Sky’s the limit: Connecting kids to career options

Laurie Roule used to be a history teacher at STEM Middle Academy in Springfield, Mass. Then she decided to switch careers. And now she’s helping sixth, seventh, and eighth graders think about their careers as the academy’s City Connects coordinator. 

“I taught eighth grade forever,” Roule says. “And eighth grade is when students choose what high school they want to go to. Kids usually just choose the most popular schools. So I thought it would be cool if they could be exposed to different careers, which might change their minds about where to go to high school.”

So Roule set up what has become an annual career fair, and she invites local professionals. 

“I wanted the kids to know that there’s more out there than they’re aware of. And I want them to be curious and ask questions.”

“The people we invite to the fair have fun and love talking to the kids. So we have a lot of people who come back every year.” 

That has included carpenters, electricians, firefighters who bring their truck, police officers, an archeologist, and a large animal veterinarian. Representatives from the U.S. Army and the U.S. Navy have come as well as a nurse practitioner, paramedics, a physical therapist, crime scene investigators (CSI), a camera crew from Channel 40, a meteorologist from Channel 22, the director of a local music school, car detailers, and automotive technicians from Sarat Ford, a nearby dealership.

“When I went to high school, I was very interested in chemistry, but that wasn’t encouraged because I was a girl,” Roule says. “So I like to bring women in from many careers,” including a member of the CSI team. “I want the girls to know that they can go into any field they want to.”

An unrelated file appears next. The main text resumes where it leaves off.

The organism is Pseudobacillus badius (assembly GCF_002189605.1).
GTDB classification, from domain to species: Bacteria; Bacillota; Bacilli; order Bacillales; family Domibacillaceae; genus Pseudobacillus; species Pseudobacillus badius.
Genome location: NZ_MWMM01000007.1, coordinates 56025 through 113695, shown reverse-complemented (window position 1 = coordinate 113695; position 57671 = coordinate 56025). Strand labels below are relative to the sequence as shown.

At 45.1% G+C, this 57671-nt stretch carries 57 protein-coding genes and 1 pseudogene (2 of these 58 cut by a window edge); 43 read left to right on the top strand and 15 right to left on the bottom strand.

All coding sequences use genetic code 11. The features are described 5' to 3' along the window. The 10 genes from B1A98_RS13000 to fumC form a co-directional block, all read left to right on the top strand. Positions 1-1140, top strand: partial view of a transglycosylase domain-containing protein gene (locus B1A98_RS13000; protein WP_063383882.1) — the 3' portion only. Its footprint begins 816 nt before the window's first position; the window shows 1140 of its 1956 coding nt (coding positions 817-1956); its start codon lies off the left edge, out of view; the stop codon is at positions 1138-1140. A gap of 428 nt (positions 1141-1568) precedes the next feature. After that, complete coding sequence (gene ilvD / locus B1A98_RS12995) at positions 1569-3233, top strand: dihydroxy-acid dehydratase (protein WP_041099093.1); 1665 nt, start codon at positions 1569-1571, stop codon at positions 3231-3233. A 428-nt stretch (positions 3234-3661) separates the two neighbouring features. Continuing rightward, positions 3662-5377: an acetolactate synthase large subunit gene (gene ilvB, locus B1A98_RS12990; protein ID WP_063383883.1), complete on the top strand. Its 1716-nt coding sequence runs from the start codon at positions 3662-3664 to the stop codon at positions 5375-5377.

Continue reading “Sky’s the limit: Connecting kids to career options”

Offering English Learners an “adventure”

Adventure can’t often be found in a spreadsheet, but Carla Ann Femino did just that. By analyzing data, she found a way to turn a concern into an exciting learning experience.

Femino, the new City Connects Coordinator at Beverly High School, in Beverly, Mass., was conducting a whole class review when she noticed a concern that cut across grades. 

“The students in our English Learner program had really high needs and didn’t have enough supports to address that,” Femino says. “I like data, and I know data helps people understand what students need, so I did an informal extension of my whole class review.”

Femino began talking to English Learner program teachers who taught students who speak Albanian, Arabic, Italian, Nepali, Portuguese, Spanish, and Vietnamese. 

About 67 percent of these students faced mild, moderate, or severe risks in addition to their strengths.

As she conducted her review, Femino also found isolation. Some students weren’t connected to the larger social life of their school, and many weren’t well connected to their larger communities. And they were still building the skills to cope with the stresses of attending a school where most people speak fluent English.

Another factor, Femino says, is that “a lot of English Learner students have adult roles. They have jobs. They have to take care of younger siblings. They might come to school tired, but they still work hard at school, and they find the courage it takes to be resilient.”